5. What do you think are the main obstacles they face to getting wider recognition?
Accessing wider audiences and international markets because we are isolated from the rest of the world as an industry. Again, I wanna highlight our education system and how it is failing our children. There aren’t enough publishers and residencies for writers. My dream is to actually start an informal learning and culture space for writers and performers to cover industry gaps that are not considered by existing institutions.

7. If you could change just one thing about the Namibian theatre industry with the wave of a magic wand, what would it be?
I’d pay artists more and we would have an on-going theatre. Theatre makers would be making work non-stop and there would be more exploration of unconventional spaces like site-specific theatre and public art. In my ideal world, theatre and performance education is decolonized.

8. What writing themes intrigue you?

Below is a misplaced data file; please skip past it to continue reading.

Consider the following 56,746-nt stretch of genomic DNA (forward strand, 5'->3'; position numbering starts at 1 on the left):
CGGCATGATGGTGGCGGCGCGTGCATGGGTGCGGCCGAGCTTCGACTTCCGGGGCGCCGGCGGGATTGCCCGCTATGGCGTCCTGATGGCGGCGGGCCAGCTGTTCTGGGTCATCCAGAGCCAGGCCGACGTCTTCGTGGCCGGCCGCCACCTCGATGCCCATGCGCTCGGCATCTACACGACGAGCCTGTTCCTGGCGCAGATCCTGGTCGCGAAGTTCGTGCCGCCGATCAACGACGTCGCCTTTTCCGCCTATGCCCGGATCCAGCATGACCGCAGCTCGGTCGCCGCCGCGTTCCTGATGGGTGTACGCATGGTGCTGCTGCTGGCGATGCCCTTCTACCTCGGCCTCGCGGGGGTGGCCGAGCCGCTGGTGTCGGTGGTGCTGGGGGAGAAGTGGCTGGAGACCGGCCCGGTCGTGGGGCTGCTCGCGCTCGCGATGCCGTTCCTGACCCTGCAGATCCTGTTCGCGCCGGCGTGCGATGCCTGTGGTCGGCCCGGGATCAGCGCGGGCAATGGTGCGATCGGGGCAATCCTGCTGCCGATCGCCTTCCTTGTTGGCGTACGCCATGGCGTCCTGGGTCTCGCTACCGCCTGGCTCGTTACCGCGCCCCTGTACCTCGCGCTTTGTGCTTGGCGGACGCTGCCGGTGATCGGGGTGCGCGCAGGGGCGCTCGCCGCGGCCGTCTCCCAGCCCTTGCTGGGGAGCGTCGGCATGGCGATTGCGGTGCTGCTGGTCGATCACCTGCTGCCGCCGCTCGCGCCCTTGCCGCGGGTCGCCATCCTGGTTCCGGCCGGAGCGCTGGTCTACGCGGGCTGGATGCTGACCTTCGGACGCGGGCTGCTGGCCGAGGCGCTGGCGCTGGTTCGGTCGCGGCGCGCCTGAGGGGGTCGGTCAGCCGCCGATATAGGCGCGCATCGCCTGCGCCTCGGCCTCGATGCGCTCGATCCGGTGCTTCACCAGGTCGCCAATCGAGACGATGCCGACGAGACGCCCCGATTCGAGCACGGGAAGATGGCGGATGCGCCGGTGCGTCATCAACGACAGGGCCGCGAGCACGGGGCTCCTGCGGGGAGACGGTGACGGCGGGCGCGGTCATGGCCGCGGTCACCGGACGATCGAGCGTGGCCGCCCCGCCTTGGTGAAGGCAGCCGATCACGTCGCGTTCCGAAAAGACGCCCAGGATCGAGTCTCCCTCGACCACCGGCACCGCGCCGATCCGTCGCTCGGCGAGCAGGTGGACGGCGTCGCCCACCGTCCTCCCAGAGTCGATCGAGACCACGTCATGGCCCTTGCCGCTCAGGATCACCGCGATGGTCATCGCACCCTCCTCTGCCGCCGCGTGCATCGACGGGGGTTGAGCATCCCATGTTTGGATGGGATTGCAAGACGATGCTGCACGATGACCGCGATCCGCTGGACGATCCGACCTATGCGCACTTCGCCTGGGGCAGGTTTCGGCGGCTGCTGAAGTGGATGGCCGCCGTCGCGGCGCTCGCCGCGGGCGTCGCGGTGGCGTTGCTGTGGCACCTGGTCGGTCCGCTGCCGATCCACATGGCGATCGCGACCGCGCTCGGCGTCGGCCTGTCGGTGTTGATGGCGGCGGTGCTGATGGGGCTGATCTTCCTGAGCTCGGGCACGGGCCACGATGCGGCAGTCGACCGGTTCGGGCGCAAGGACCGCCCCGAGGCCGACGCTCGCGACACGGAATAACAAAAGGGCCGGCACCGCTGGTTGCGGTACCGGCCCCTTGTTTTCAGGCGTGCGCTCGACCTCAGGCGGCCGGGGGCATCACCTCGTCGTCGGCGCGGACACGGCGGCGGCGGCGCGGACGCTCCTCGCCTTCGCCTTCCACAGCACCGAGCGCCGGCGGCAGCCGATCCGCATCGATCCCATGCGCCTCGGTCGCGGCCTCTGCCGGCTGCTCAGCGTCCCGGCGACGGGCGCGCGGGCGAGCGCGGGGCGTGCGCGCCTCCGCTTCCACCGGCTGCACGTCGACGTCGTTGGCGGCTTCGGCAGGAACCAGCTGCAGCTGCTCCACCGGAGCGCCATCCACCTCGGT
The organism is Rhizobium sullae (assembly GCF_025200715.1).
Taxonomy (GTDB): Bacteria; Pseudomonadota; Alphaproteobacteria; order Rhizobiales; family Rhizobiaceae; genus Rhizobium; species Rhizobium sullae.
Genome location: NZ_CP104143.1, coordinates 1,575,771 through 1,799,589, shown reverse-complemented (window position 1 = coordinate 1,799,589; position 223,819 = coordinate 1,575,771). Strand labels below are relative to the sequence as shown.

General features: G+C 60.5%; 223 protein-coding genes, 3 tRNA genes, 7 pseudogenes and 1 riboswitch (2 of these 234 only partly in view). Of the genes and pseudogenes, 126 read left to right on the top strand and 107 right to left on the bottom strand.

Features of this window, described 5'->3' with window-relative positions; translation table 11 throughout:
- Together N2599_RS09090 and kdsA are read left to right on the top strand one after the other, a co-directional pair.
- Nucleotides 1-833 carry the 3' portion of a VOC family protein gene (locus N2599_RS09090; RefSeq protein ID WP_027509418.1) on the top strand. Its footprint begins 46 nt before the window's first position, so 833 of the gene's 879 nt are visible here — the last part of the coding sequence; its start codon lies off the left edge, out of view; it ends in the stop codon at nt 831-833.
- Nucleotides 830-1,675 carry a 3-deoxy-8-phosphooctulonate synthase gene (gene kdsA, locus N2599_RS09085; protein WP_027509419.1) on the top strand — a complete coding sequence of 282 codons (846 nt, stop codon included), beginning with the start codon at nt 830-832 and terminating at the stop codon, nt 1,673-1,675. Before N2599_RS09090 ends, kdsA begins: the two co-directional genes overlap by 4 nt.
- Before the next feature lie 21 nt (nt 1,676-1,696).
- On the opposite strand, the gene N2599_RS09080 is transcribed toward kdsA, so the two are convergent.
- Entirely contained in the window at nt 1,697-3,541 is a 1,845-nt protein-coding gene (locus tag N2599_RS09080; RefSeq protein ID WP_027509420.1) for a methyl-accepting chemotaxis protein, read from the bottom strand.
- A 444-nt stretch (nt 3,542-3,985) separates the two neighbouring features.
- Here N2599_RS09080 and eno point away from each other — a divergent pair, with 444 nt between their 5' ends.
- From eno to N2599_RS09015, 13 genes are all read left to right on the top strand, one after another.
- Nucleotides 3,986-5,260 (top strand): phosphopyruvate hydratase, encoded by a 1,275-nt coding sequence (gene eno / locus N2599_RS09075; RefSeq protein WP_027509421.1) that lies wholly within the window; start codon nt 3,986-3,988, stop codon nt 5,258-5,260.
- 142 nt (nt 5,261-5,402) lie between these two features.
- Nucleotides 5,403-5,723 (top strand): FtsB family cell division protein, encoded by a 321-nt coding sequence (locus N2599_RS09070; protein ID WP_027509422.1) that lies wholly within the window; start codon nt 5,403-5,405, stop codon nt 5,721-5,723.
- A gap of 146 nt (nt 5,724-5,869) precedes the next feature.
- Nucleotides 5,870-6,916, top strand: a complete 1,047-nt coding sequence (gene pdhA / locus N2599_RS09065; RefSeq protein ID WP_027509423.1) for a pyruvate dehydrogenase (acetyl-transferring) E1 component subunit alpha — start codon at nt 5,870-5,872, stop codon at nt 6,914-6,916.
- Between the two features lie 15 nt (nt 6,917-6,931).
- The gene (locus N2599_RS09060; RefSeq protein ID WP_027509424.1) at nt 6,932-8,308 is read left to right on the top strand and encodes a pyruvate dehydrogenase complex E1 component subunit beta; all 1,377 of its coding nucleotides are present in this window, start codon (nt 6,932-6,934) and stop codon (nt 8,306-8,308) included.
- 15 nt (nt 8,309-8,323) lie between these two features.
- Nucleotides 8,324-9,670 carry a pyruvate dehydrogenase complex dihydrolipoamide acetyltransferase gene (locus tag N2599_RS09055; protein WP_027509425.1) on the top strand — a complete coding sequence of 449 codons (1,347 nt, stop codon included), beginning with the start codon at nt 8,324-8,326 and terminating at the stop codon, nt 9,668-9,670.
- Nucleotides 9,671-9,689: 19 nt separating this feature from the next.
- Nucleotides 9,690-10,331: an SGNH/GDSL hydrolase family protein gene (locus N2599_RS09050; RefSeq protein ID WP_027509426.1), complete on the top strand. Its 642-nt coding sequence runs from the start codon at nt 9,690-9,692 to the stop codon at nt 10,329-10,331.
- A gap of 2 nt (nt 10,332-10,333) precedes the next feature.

I feel like we lost resistance culture as a nation. Or rather, it is displaced. In my processes, I touch on healing and transformation. Anything that fights Heteropatriarchy, racism, ableism, Afrophobia, capitalism, is my cup of tea.

9. People say theatre in Namibia is expensive. What is your take on this?

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I think when people say theatre is expensive, they just mean that it is not accessible. I have this idea I’m currently developing that argues that theatres and museums are not built for living bodies, they are built for dead bodies. Artists are poorly paid because the theatre needs to cover their expenses, so artists are just used as objects. Institutions are violent. Indigenous African theatre was not always in some building isolated from the world, it was vulnerable to split-focus and disruption. I am a proponent on the education of both artists and the public about the importance and relevance of theatre.